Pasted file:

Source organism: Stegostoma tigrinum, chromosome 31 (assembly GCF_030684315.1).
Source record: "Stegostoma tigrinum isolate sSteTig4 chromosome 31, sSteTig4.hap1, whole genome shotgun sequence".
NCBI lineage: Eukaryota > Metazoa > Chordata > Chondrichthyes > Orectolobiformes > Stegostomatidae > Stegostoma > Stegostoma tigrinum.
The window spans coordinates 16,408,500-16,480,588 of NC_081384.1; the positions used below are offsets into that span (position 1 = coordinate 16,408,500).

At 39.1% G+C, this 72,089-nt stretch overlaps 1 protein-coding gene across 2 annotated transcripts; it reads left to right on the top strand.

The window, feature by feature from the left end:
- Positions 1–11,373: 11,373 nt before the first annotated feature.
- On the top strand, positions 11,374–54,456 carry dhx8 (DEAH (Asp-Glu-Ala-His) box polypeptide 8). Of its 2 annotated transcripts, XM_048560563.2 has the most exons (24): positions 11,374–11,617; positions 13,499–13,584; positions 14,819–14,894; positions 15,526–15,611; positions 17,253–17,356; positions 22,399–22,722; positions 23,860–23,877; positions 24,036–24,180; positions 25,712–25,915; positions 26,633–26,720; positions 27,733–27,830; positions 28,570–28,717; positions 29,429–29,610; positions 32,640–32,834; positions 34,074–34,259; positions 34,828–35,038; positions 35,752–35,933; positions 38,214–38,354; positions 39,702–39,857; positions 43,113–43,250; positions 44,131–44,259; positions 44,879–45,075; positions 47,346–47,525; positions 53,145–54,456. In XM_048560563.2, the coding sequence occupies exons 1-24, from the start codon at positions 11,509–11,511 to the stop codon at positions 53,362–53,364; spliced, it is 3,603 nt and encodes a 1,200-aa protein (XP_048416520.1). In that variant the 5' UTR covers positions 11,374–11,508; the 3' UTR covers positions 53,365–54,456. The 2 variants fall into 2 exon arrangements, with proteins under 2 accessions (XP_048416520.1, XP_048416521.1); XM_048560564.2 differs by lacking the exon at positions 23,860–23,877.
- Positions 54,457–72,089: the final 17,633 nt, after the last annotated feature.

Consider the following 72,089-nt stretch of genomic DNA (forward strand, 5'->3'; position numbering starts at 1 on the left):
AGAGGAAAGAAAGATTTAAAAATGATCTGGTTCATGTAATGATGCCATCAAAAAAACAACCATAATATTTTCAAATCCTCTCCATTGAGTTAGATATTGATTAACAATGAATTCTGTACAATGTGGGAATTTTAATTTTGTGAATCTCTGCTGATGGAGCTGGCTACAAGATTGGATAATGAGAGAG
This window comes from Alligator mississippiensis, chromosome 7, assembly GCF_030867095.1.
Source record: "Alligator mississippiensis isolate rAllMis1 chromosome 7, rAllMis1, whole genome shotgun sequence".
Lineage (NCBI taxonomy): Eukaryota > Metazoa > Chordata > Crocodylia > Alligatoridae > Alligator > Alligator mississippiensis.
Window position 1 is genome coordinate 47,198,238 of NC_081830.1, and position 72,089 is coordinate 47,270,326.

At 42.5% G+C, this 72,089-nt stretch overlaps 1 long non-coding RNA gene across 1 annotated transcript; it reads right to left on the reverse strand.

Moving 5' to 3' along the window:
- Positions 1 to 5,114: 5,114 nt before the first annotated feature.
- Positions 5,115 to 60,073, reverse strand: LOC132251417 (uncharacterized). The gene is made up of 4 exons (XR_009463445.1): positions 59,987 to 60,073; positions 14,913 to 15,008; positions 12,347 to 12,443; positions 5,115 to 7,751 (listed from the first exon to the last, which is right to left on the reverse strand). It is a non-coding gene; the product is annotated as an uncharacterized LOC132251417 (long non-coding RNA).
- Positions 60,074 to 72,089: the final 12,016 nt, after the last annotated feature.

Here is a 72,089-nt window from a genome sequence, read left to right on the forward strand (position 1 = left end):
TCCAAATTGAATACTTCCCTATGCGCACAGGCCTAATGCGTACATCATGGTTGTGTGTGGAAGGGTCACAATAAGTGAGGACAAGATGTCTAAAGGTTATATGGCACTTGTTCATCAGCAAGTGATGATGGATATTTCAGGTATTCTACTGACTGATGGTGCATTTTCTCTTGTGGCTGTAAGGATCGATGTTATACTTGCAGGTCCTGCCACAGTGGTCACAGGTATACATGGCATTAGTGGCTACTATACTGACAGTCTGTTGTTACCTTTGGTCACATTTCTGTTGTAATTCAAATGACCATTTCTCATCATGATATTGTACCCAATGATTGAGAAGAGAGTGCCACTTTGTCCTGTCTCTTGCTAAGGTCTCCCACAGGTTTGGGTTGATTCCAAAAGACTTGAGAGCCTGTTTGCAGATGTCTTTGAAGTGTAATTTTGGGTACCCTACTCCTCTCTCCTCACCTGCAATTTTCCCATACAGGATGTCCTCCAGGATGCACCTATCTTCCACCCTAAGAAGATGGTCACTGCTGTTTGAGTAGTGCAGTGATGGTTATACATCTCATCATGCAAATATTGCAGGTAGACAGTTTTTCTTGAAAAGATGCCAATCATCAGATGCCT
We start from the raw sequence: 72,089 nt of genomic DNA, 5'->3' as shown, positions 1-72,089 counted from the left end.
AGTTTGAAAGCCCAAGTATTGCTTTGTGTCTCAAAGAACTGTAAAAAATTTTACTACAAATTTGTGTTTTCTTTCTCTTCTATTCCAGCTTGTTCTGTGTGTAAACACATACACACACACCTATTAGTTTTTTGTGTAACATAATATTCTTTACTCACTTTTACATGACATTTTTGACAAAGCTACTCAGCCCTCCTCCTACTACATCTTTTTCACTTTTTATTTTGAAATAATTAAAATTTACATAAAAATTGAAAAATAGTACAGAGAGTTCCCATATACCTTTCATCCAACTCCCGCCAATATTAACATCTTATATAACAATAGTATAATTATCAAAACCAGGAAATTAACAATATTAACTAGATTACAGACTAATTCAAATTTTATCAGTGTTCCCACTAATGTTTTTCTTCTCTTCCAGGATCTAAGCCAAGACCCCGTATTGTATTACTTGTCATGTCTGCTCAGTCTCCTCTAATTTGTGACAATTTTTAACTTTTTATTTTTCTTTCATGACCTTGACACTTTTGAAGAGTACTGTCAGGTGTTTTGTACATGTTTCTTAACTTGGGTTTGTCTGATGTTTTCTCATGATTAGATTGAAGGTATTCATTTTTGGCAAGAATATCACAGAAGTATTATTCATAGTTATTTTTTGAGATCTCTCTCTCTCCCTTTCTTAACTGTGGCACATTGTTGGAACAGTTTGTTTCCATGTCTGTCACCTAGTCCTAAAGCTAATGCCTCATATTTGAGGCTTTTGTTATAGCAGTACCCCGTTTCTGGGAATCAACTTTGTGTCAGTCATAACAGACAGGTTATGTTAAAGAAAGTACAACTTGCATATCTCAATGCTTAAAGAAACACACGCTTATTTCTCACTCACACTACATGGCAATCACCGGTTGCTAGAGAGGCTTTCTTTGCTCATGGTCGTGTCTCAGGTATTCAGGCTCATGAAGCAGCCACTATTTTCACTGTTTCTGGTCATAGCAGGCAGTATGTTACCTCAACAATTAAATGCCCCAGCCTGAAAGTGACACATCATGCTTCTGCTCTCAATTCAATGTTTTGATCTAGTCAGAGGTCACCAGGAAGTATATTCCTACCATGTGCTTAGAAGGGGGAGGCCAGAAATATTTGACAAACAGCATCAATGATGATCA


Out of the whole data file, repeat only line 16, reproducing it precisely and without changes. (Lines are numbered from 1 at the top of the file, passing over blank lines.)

At 42.5% G+C, this 72,089-nt stretch overlaps 1 long non-coding RNA gene across 1 annotated transcript; it reads right to left on the reverse strand.